Barley β-glucan (BG) has been shown to reduce glycaemic response (GR) in some studies. It is hypothesised that this reduction may be a function of its physical properties that delay gastric emptying (GE). The effect of these changes in GR and GE on diet-induced thermogenesis (DIT) is not known. The aim of the present study was to assess the effect of BG of different molecular weights and purities on GR, GE and DIT in healthy subjects. This was a randomised, single-blind, repeated-measures design where fifteen healthy subjects were tested on three occasions following an overnight fast. Following the baseline measurements, the volunteers were fed a soup containing high-molecular-weight BG (HBG), a soup containing low-molecular-weight BG (LBG) or a control soup with no BG (CHO). Following the consumption of the breakfast, GR was measured using finger-prick blood samples, GE was determined using the 13C-octanoic acid breath test and DIT was measured using indirect calorimetry. There was a difference in GR AUC between the soups after 60 min but not after 120 min. The CHO and LBG meals had a greater GR than the HBG meal. There were differences in all GE time points, with the HBG meal having the slowest GE time. There was a correlation between the GR and the initial GE times. There were differences in total DIT between the three test meals with the HBG meal having the lowest DIT. The present study indicates that HBG has the ability to delay GE due to increased viscosity, resulting in a decreased GR and DIT.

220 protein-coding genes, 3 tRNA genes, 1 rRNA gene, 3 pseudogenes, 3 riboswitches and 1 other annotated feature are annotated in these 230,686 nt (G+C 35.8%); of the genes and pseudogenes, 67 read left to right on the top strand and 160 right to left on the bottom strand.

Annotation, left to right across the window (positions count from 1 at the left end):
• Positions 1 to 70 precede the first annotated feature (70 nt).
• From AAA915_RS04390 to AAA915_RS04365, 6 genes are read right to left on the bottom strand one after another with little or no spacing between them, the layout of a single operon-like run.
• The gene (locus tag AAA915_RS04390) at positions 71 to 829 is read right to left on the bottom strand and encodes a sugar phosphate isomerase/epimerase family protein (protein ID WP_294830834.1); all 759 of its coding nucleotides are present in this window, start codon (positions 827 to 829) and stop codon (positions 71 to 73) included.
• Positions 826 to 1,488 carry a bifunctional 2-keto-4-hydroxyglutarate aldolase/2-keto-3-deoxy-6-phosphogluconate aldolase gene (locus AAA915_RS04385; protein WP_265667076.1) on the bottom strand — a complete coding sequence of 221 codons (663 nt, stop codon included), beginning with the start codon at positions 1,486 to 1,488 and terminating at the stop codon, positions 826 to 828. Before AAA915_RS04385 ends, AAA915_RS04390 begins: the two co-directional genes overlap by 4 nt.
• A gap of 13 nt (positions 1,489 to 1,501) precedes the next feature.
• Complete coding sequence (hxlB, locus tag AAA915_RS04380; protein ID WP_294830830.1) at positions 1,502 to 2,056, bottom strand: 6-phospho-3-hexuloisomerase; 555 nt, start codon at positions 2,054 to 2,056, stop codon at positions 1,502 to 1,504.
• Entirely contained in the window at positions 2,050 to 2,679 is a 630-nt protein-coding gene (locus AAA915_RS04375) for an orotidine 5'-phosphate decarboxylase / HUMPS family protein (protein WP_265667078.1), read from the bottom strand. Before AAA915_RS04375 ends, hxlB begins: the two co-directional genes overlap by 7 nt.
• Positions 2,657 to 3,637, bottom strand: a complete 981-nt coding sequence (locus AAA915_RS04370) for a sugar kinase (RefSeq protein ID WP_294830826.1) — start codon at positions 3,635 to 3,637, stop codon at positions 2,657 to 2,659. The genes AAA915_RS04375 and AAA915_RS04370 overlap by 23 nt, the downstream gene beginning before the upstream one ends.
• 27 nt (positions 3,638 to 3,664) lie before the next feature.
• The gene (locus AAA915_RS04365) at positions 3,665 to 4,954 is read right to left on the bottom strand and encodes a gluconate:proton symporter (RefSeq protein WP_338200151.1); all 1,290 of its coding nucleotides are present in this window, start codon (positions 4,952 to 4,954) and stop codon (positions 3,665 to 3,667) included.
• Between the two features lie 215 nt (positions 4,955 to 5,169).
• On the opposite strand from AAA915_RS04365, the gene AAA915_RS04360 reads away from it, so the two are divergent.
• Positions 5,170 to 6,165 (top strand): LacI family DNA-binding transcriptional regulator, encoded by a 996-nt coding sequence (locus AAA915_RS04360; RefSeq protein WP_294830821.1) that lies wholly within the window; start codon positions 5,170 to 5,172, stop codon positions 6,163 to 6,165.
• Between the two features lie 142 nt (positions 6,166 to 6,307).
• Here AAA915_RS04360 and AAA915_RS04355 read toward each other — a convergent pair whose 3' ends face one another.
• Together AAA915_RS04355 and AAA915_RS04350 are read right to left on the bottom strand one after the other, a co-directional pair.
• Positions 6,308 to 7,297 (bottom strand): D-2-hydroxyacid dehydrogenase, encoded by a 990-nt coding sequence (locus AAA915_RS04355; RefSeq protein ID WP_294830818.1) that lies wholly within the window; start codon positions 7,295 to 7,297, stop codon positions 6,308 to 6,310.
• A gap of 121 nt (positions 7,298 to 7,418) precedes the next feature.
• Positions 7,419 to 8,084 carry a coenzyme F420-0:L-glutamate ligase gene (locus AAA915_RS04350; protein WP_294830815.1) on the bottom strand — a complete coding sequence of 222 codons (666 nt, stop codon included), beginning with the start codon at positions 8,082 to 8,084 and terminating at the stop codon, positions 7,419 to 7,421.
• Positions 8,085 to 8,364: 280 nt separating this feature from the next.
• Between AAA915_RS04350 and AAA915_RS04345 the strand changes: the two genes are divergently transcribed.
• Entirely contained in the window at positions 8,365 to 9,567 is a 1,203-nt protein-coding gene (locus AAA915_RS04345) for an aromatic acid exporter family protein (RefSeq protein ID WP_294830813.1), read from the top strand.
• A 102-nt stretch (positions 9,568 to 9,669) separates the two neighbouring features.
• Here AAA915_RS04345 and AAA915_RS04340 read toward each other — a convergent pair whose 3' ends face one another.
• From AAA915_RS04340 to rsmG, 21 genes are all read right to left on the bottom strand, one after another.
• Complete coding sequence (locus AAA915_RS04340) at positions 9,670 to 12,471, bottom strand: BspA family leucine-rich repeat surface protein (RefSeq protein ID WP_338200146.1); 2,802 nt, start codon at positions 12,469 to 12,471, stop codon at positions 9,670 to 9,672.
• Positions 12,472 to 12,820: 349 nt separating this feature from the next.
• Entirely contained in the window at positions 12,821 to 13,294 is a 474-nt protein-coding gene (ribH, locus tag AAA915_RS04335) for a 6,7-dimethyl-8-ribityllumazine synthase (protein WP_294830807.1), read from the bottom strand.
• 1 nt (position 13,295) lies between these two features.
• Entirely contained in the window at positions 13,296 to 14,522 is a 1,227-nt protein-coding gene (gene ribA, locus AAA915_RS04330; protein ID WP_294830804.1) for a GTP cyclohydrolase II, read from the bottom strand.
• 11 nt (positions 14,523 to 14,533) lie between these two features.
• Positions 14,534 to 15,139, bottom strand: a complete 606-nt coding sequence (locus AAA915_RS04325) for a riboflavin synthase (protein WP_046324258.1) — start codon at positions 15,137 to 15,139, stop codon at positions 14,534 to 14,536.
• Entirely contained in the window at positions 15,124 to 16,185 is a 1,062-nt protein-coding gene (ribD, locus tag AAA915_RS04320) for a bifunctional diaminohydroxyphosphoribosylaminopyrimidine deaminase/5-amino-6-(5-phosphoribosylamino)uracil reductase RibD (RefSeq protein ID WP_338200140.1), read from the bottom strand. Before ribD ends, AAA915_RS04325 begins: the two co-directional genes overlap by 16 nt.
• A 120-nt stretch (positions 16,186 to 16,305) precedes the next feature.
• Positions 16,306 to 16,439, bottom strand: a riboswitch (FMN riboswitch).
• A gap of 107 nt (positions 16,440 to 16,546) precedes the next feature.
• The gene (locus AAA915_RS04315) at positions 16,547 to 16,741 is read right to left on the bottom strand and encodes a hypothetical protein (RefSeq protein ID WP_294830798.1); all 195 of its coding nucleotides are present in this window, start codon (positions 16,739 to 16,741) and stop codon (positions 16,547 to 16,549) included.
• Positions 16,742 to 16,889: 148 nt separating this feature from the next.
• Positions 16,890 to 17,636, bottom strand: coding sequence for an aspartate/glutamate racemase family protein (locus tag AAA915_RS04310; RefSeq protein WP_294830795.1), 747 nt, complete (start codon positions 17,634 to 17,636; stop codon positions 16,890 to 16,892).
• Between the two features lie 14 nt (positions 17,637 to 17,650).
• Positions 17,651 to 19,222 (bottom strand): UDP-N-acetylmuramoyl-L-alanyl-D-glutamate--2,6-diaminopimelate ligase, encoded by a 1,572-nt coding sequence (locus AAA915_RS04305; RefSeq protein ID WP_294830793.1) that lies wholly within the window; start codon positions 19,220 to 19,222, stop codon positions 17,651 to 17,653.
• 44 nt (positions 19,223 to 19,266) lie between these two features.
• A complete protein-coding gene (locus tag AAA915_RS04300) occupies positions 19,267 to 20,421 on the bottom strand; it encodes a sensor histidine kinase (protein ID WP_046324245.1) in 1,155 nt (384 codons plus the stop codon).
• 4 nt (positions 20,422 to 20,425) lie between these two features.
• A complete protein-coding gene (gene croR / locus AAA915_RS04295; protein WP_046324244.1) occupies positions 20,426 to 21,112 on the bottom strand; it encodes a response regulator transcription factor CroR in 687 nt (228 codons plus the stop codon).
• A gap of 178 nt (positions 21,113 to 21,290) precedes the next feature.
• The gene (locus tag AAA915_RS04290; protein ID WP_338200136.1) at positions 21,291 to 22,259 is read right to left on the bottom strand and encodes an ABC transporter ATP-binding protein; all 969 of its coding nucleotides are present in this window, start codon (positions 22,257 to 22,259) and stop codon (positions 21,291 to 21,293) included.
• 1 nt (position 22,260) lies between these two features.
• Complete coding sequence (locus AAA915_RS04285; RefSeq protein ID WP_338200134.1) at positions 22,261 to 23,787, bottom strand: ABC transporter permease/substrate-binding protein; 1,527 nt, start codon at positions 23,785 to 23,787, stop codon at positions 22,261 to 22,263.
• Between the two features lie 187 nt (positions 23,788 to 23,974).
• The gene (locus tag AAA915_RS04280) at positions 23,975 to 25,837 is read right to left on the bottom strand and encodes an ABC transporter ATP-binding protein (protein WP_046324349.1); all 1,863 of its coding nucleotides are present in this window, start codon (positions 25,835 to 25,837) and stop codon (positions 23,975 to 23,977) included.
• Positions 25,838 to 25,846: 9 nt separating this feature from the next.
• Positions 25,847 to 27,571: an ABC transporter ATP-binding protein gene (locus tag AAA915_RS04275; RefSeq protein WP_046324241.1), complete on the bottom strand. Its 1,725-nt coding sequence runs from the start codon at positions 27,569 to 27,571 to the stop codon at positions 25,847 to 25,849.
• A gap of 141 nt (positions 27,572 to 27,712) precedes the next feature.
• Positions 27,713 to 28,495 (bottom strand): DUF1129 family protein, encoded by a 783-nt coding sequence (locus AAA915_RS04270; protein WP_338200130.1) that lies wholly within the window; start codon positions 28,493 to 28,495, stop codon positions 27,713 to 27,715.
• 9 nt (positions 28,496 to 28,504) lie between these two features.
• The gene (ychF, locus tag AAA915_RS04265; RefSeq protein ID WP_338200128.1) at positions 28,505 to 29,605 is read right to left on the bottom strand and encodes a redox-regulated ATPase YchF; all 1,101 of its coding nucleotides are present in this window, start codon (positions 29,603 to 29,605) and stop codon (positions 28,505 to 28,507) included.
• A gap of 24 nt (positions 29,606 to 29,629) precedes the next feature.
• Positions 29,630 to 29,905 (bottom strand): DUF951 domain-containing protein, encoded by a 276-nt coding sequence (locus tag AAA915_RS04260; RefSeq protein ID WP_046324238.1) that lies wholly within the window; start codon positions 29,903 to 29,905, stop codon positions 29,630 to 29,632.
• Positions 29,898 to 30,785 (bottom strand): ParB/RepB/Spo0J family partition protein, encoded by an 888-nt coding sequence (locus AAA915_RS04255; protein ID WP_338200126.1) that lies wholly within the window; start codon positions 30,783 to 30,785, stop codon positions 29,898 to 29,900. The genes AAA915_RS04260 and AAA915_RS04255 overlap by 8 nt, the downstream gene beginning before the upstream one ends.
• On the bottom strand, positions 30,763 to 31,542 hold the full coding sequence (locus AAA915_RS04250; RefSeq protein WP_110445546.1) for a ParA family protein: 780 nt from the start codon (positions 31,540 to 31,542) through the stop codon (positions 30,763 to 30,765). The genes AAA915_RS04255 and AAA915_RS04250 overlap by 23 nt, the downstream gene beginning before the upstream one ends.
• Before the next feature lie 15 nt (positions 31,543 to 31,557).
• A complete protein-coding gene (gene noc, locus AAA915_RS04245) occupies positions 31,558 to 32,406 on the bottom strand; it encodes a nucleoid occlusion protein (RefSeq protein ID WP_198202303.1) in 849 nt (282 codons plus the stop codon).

Scanning Tunneling Microscope (STM) was used to examine the morphologies of selfassembled InGaAs quantum dots (QDs). In order to induce the self-assembly, unlike the conventional Stranski-Krastanov (S-K) growth method, spatial thermal modulations in nanoscale were created in-situ on strained-but-flat InGaAs surfaces in a Molecular Beam Epitaxy (MBE) growth reactor by applying interferential irradiations of laser pulses (IILP). As-irradiated surfaces were examined using an attached ultra-high vacuum (UHV) STM. STM images indicate that the irradiation of 7 nano second laser pulse induces self-assembly of QDs. The average size of laser-induced QDs is smaller while their density is larger than that of QDs formed by annealing strained but flat epilayers conventionally. Furthermore, the dot density is modulated sinusoidally with a periodicity commensurate with that of the interference, which suggests that the placement of QDs can be controlled on the scale of the optical wavelength used. QD volume analysis suggests that dots grow faster laterally than vertically so that dots become flattened as they get larger.